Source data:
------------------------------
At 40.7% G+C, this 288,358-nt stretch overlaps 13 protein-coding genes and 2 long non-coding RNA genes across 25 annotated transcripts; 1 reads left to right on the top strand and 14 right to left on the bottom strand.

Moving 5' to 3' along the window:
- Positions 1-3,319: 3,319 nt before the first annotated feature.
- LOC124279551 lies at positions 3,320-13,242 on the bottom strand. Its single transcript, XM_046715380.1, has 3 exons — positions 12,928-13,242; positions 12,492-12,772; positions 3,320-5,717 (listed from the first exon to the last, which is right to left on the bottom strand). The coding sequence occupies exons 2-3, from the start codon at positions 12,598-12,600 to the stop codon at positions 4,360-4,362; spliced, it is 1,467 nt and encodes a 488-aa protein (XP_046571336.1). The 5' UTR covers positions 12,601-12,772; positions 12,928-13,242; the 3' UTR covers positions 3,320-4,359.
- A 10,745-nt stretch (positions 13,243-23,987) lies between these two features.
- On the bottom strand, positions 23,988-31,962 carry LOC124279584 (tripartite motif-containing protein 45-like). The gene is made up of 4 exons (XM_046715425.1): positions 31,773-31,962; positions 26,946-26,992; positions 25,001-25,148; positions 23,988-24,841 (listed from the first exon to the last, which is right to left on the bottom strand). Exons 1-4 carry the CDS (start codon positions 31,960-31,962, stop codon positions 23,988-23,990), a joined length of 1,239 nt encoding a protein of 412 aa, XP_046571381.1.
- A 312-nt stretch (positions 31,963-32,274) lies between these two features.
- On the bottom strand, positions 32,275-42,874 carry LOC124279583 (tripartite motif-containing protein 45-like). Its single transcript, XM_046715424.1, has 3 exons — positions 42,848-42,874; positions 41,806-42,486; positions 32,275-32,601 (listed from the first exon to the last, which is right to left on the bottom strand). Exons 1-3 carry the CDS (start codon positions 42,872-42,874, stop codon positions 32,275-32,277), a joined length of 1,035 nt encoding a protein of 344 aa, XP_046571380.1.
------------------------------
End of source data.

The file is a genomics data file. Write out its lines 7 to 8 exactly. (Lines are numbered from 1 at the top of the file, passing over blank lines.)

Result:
- A 312-nt stretch (positions 31,963-32,274) lies between these two features.
- On the bottom strand, positions 32,275-42,874 carry LOC124279583 (tripartite motif-containing protein 45-like). Its single transcript, XM_046715424.1, has 3 exons — positions 42,848-42,874; positions 41,806-42,486; positions 32,275-32,601 (listed from the first exon to the last, which is right to left on the bottom strand). Exons 1-3 carry the CDS (start codon positions 42,872-42,874, stop codon positions 32,275-32,277), a joined length of 1,035 nt encoding a protein of 344 aa, XP_046571380.1.